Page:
Every hour, of every day, an average of 250 blood donations are used in hospitals across the country by medics battling to save people’s lives.
So much blood is needed, health bosses urged people to consider making donating their New Year’s resolution.
So it may be confusing on the face of it to learn sessions held regularly across the Fylde coast are set to be axed in the near future.
And it’s a valid question: Why does the NHS keep appealing for donors if it doesn’t need as much of the red stuff as it used to?
Kirstie Johnson, area manager for the Blood and Transplant service, said: “The demand for blood is reducing partly due to the work we are doing to make sure blood is used appropriately, and partly because of improvements in clinical practice, such as the introduction of keyhole surgery.
“This means we do not need to supply as much blood to hospitals, and that we need to reduce the amount of blood donation sessions that we hold.”
But 200,000 donors stop giving every year, for a variety of reasons, including age or ill health, leaving bosses scrambling to recruit more just to tread water.
“Whilst we need to collect less blood overall, we still need all our loyal donors to keep regularly giving blood to make sure we can continue to meet the needs of all patients,” Kirstie added. “We thank our donors across Lancashire for their lifesaving generosity.”
A letter delivered to people signed up to give blood hinted at sessions being scapped, saying bosses were ‘reviewing the blood donations sessions in your area’, which may ‘affect where you can give blood in the future’.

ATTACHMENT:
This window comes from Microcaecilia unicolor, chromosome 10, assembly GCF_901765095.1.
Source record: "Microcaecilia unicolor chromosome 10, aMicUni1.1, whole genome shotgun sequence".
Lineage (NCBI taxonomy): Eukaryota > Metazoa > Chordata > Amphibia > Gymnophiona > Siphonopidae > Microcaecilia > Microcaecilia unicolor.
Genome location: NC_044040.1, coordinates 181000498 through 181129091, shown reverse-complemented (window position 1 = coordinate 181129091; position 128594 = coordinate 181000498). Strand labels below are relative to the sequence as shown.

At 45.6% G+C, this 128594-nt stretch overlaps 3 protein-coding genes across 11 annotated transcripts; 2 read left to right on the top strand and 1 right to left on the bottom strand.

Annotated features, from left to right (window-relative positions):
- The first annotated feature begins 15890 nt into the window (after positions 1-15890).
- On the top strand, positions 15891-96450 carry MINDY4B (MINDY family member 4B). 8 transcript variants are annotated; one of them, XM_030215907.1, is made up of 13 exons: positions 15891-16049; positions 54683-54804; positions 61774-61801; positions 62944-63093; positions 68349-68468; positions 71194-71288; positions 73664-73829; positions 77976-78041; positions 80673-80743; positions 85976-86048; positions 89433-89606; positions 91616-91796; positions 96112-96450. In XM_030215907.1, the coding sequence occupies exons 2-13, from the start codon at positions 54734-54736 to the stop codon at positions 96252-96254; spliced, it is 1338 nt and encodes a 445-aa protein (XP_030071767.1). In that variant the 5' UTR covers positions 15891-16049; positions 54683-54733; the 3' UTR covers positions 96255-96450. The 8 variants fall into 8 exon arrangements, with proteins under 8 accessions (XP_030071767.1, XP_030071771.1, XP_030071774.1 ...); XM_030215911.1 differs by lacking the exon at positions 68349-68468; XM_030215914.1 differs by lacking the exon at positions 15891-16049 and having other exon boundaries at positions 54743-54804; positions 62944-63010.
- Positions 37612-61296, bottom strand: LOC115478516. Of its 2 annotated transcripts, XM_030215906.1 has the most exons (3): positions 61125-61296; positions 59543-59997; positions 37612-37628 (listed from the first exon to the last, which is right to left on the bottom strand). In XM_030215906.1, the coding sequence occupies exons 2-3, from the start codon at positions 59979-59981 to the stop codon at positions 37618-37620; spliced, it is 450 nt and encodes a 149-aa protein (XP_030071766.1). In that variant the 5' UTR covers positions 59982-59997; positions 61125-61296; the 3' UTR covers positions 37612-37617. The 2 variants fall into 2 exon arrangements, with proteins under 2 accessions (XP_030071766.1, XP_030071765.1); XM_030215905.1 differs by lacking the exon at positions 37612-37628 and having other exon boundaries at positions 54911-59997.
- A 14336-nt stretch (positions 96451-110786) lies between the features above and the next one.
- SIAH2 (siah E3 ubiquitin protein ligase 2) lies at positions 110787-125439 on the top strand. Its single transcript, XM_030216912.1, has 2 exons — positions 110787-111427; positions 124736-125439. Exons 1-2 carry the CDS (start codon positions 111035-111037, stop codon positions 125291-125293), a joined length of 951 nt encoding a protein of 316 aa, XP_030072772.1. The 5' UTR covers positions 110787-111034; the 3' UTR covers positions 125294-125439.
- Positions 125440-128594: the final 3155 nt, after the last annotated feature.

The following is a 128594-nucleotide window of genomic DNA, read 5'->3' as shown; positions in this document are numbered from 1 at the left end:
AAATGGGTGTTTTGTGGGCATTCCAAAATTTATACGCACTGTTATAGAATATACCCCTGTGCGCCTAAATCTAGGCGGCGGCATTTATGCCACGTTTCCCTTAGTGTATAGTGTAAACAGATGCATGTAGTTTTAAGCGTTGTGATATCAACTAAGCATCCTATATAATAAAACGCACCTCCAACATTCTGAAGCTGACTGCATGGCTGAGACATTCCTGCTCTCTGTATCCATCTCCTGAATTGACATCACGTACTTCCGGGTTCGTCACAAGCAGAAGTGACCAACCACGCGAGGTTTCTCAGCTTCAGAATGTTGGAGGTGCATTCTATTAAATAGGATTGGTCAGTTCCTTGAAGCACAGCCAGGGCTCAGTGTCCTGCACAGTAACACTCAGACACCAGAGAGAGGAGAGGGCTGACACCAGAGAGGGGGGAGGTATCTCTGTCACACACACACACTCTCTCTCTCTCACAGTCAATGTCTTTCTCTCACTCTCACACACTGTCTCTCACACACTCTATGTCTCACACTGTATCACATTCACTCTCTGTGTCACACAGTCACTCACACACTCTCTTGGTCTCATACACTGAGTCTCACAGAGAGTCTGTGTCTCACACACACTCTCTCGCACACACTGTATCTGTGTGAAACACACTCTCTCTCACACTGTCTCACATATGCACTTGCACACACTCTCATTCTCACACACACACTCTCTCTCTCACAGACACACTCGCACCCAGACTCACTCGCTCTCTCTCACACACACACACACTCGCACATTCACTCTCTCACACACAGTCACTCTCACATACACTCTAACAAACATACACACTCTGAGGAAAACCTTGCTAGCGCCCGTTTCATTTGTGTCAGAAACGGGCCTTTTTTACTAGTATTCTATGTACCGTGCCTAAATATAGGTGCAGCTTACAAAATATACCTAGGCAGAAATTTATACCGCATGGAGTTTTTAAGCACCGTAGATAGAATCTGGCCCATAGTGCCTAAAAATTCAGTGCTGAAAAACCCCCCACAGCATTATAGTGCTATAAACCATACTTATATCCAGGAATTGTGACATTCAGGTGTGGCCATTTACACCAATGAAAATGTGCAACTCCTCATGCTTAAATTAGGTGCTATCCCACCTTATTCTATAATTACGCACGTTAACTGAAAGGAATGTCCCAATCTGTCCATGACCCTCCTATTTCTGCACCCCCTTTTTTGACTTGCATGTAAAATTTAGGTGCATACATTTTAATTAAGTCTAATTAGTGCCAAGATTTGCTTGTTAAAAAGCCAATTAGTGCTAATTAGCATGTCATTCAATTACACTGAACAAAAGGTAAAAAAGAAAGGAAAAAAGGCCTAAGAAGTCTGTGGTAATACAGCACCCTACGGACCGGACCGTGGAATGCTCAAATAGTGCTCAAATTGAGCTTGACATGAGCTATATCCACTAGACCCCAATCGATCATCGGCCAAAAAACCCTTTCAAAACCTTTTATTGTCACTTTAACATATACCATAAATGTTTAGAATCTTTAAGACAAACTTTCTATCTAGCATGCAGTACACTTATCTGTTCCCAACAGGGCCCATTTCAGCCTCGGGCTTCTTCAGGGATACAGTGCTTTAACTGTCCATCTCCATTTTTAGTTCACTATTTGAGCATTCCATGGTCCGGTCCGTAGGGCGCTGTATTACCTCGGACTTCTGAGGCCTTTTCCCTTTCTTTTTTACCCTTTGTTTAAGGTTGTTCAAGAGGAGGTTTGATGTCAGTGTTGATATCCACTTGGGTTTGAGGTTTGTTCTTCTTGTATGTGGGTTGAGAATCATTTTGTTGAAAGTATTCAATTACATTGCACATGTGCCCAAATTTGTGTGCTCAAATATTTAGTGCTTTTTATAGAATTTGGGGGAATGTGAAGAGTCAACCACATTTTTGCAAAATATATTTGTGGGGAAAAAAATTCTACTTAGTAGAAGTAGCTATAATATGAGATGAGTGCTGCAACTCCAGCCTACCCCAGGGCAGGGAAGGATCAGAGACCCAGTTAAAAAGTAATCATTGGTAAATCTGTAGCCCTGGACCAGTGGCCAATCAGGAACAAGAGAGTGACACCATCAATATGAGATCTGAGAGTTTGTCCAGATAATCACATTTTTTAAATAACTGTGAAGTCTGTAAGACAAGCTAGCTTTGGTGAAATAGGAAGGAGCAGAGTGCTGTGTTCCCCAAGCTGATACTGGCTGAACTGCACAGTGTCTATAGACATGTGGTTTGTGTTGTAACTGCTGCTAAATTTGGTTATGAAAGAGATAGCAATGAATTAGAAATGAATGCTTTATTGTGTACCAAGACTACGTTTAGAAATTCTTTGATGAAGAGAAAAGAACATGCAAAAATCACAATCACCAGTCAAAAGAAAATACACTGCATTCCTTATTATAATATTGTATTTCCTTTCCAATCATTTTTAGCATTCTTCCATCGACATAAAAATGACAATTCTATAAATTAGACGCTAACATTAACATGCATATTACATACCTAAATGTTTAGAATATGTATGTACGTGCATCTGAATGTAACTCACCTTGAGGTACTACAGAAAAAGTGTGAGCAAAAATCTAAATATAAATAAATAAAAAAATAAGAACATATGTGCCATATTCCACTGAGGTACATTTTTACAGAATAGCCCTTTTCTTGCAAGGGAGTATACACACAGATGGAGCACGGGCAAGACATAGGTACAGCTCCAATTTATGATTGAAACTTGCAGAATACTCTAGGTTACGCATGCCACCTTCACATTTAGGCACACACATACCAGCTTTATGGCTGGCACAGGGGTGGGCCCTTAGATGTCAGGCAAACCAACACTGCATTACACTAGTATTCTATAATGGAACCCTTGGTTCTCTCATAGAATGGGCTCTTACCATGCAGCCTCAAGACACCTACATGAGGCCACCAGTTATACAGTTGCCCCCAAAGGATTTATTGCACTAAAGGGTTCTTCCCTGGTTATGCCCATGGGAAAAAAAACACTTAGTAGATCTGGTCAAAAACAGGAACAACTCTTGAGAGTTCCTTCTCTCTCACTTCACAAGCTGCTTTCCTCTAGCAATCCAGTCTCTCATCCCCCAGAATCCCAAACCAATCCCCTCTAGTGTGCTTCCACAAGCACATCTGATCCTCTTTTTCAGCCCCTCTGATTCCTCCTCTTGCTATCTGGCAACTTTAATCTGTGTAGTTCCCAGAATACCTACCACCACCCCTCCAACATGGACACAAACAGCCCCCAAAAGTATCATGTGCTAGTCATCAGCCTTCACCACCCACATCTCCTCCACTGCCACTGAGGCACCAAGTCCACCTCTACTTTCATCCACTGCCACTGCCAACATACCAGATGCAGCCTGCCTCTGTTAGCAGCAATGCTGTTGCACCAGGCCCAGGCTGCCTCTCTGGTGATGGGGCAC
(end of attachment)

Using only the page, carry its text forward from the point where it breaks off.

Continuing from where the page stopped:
“Our review will establish whether we could collect donations more efficiently in your area by focusing our sessions at larger venues with more donation charis so that we could see a higher number of donors at each venue,” it said.
“It’s important we collect the blood patients need more efficiently and keep costs for the NHS as low as possible.”
The service has since confirmed to The Gazette sessions held at Blackpool Scout and Guide Hut in Devonshire Road, Cleveleys Community Centre in Kensington Road, and St Oswald’s Parish Church in Preesall, are earmarked for closure.
They are all ‘six-bed sessions that can only accommodate a limited number of donors’, the service said, though Kirstie accepted: “We understand some donors, particularly in more rural areas such as Preesall, will not be able to travel to an alternative session, and we thank them for the lives they have already saved.”
Those with appointments should keep them unless told otherwise, while the service is still searching for more black donors to come forward to meet the demand for blood required by sickle cell patients. That appeal came after a 75 per cent hike in the amount of Ro blood – a special subtype most common in blackpeople – being issued to hospitals from 2014-16.
Mike Stredder, director of blood donation at NHS Blood and Transplant, added: “Hospital blood use is declining by three to four per cent a year, and this means sometimes we need to consider reducing the amount of blood donation sessions we hold.
“It’s important we do not waste precious donations by collecting too much blood.”